Seeds of Blood and Beauty: Scottish Plant Hunters
This was essentially the extended version of the talk I went to a couple of weeks ago – 14 gardeners and botanists instead of four, and a much more naval story, surprisingly – if there was a ‘classic’ path into plant collecting for these men, it was to study medicine, with its botany classes, in Edinburgh, sign on as a naval surgeon, and be sent off to foreign parts.
There’s more social background here than there was in the talk, but the basic reason why so many gardeners and plant collectors were Scottish still seems to have been that lots of them were Scottish – not only did they encourage young relatives and boys from their areas, but they became known as successful, so that it became fashionable to have a Scottish gardener in order to be successful too.
The first few, Phillips and Forsyth and Aiton, are the gardeners of Kew and the Chelsea Physic Garden – Masson, who went to South Africa, is the first of the wanderers, and the first on a naval ship, sailing on Cook’s Resolution as far as Cape Town, and remaining there for the next three years before returning home. Another 18th century collector, William Wright, served as surgeon on naval ships in the West Indies for several years before settling as a surgeon in Jamaica.
Probably the most interesting story of the book is that of Archibald Menzies, another naval surgeon who sailed as official botanist, and later as surgeon, on Vancouver’s mission of exploration to the Pacific North West, involved in exploring and charting the bays and islands of the region, and also visiting other parts of the Americas, including the Galapagos Islands. Having already read about these events from Vancouver’s point of view, I knew Menzies only as the character who signed on to a naval mission for naval pay while under orders from Joseph Banks to keep a secret record of anything the captain – however correctly – did which went against his own entirely non-naval agenda. And I still think that was completely wrong, but I’ll accept that it would have been difficult for anyone to stand against Banks, and Menzies seems to have been a likeable and successful character in his own right.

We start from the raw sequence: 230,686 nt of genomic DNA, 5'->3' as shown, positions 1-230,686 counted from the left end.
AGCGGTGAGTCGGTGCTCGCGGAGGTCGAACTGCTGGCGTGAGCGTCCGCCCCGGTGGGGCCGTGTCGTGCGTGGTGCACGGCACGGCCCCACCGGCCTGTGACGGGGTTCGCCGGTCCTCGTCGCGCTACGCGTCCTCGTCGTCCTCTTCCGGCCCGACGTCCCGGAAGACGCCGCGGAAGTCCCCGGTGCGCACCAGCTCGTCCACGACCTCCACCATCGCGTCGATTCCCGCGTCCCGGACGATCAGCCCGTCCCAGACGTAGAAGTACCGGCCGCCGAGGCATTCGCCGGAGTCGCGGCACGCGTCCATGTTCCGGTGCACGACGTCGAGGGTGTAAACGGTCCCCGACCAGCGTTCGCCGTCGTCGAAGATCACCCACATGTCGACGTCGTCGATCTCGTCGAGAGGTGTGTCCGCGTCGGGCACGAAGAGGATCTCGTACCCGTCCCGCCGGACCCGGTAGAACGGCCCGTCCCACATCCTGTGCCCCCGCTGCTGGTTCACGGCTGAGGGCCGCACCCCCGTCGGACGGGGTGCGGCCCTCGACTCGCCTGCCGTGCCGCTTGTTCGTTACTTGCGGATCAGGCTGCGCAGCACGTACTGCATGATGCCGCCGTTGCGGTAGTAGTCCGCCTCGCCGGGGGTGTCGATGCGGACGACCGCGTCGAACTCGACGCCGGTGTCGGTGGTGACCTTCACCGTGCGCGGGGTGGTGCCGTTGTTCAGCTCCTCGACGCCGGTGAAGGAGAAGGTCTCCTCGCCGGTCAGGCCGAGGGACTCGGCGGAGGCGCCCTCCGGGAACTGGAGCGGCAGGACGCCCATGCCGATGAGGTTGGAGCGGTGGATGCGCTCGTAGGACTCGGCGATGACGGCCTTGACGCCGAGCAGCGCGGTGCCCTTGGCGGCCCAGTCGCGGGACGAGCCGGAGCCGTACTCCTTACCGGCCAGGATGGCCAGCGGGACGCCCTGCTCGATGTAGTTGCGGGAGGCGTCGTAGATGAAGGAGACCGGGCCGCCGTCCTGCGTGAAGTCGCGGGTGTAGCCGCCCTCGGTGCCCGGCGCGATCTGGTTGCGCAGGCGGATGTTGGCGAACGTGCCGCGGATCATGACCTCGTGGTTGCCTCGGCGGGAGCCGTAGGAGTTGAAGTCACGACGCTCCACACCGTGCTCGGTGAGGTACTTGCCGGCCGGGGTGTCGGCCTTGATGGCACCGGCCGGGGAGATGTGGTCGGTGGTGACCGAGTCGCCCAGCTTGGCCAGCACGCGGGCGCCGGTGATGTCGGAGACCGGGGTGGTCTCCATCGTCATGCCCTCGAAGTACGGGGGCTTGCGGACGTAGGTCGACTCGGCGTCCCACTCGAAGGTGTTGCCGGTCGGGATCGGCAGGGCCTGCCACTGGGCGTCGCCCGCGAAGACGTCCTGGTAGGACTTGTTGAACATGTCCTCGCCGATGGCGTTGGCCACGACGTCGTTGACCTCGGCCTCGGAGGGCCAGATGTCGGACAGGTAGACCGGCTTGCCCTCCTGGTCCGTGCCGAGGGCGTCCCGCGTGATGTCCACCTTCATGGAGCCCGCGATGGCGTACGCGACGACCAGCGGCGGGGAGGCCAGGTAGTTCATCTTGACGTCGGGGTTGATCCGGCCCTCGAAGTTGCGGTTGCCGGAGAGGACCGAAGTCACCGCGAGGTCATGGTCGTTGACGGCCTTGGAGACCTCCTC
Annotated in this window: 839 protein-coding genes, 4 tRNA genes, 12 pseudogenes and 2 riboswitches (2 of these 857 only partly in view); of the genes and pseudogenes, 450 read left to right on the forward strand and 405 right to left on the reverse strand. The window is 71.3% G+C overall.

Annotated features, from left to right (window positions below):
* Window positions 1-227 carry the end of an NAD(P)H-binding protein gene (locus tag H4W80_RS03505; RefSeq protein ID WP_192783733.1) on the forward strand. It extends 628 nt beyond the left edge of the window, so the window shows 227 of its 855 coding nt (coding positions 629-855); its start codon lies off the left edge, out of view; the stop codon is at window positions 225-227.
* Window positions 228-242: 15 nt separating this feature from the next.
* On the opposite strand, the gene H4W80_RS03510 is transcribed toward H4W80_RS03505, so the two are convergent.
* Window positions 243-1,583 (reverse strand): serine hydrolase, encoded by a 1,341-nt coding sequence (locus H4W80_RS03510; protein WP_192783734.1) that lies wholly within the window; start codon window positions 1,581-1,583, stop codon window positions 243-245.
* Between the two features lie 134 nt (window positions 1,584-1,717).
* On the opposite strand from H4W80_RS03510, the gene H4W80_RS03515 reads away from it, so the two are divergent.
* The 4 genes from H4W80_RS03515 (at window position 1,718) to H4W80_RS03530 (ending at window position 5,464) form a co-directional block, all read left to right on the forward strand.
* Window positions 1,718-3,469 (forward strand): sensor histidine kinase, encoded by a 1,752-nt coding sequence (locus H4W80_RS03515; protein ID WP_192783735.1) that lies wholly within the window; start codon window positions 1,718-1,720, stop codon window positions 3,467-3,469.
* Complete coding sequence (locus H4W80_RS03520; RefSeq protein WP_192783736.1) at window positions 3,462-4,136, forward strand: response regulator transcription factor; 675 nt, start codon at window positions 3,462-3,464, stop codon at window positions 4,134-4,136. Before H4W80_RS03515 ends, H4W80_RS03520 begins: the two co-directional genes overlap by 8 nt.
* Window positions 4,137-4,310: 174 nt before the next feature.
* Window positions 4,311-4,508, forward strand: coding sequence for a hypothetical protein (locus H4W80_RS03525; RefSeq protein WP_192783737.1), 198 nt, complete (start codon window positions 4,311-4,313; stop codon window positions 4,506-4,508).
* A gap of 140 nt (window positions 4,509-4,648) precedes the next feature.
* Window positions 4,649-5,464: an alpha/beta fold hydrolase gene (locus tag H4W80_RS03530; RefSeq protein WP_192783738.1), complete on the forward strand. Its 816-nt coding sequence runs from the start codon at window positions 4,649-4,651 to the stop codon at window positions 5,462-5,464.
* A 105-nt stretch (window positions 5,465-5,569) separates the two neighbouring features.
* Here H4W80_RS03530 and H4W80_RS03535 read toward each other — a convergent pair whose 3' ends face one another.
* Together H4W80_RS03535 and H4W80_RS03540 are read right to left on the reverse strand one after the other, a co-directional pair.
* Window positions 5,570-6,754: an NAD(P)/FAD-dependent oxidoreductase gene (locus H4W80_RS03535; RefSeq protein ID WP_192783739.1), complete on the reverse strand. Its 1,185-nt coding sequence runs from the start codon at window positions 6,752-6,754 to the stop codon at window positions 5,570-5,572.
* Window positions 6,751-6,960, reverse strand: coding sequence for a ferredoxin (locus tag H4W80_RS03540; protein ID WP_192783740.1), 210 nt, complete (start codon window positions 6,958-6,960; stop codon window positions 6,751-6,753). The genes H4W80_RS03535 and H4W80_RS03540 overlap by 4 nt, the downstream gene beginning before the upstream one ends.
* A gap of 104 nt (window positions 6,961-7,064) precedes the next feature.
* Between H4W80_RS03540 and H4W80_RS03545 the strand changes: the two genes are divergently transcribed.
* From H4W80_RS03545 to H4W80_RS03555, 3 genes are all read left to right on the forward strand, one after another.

David Douglas (my favourite as well as the author’s!) is one of the first of a new type of collector, sent on commercial rather than scientific missions, and he was followed by Thomas Drummond, who met Douglas in Canada and also died young in America, and John Jeffrey, also sent to the American North West, who simply vanished in mysterious circumstances in California.
David Lyall was one of a new set of Victorian explorers, sailing as a naval surgeon and naturalist to the Antarctic with James Clark Ross, on an expedition which reached further south than anyone else ever did by sail, and later visiting the Arctic and being stationed on Vancouver Island and visiting the Rockies. Thomas Thomson, in contrast, is the one army surgeon of the book, sent with the Army of the Indus into Afghanistan, but fortunately coming out again.
Unfortunately, the book could really have done with a good editor, or just with more care being taken with it in the first place – issues range from typos and plain wrong words (I liked ‘straightened circumstances’), to silly mistakes like mixing up Thomas Gladstone with his Prime Minister brother, or writing about the ‘1707 Union of the Crowns’ (a previous borrower had taken exception to this and scored out ‘of the Crowns’ – unfortunately it was clear from the context that the 1603 union was intended!), to a whole chapter given the dates of George Don junior and a title referring to his life (‘From Angus to Africa’) which turned out to be about the work of his father, who certainly never went near Africa. Enough to make you wonder how many silly mistakes are mixed in where you don’t know enough about the subject to catch them, which is a shame, because there are some interesting stories here.